Another possible problem is that nobody knows how eagerly Americans will buy plug-in cars or give up their gas furnaces in favor of electric ones. If electrification takes a long time to catch on, we might have to find other ways to replace oil and gas that could be hard, like using a lot of biofuels or green hydrogen.

There are also jobs to think about. Net zero would mean getting rid of coal and cutting oil and gas use by a lot, which would put hundreds of thousands of people out of work. (BP and Exxon Mobil, two oil companies, helped pay for part of the Princeton study.)

On the other hand, there would be millions of new green jobs for people who fix up homes or build wind farms, though they might not all be in the same places. There could be big problems in some states, like North Dakota or Louisiana.

“One benefit is that we can see this change coming, so policymakers can take steps to help workers,” said Emily Grubert, an assistant professor at Georgia Tech who has studied job loss. “But we have to admit that this might hurt some people.”

The movie is called “The Day After Tomorrow.”

Even though the United States has been reducing its emissions in recent years, these efforts would have to pick up a lot more speed if the country wants to reach its goal of having no emissions by 2050.

The Sustainable Development Solutions Network made a report with a list of many policies that the federal government could use. Many of these steps are ones that Mr. Biden has backed, like a national standard for clean electricity or money for green technologies. Some are more subtle, like making it easier for transmission lines to get permission to be built.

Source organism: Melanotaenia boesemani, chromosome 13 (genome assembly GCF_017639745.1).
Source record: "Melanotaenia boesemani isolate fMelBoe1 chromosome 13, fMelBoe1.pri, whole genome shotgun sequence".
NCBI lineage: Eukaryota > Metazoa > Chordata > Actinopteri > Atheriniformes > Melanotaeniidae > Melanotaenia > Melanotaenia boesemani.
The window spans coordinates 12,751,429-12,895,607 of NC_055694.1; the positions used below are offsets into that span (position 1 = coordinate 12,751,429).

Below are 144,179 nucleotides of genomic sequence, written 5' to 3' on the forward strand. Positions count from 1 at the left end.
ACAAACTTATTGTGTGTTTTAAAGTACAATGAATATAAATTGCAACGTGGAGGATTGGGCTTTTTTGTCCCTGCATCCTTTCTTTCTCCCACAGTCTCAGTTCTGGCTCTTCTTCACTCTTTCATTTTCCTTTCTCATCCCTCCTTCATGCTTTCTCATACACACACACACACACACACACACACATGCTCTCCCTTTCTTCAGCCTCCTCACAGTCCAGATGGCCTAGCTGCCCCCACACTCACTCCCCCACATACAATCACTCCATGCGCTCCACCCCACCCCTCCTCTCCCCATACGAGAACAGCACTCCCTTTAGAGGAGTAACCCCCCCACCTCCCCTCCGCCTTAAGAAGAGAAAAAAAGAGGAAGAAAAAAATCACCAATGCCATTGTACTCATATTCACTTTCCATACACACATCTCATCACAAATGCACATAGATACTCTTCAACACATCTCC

But the report said that everyone in society would have to work together. For example, cities could change their building codes to encourage electric heating, and states could reduce their reliance on cars by making public transportation better. Politicians would have to figure out how to get the public to accept the big changes that are coming while keeping the most vulnerable Americans safe.

“One question is whether net zero by 2050 can become a national goal that everyone agrees on, like building the interstate highway system or going to the moon,” said Jeffrey Sachs, an economist at Columbia University who led the report.

That could be the hardest part. Even though Mr. Biden wants to refocus every federal agency on climate policy, his most ambitious plans could be slowed down by a Congress that is not in agreement.

Susan Tierney, an energy consultant with the Analysis Group who was not involved in either report, said, “These modeling studies are very good, but they assume everything will go perfectly.” “They can show us how to use technology to get to net zero, but they can’t show us how to solve all those annoying political and social problems in the real world.”

Both studies show, though, that there’s not much time to waste. Today’s new cars and factories will be around for a long time. If they aren’t cleaned up soon, it will be a lot harder to cut emissions down the road.

“2050 might seem like a long way off,” Dr. Jenkins said. “But if you think about when policies, business decisions, and investments of capital need to be made, it’s more like the day after tomorrow.”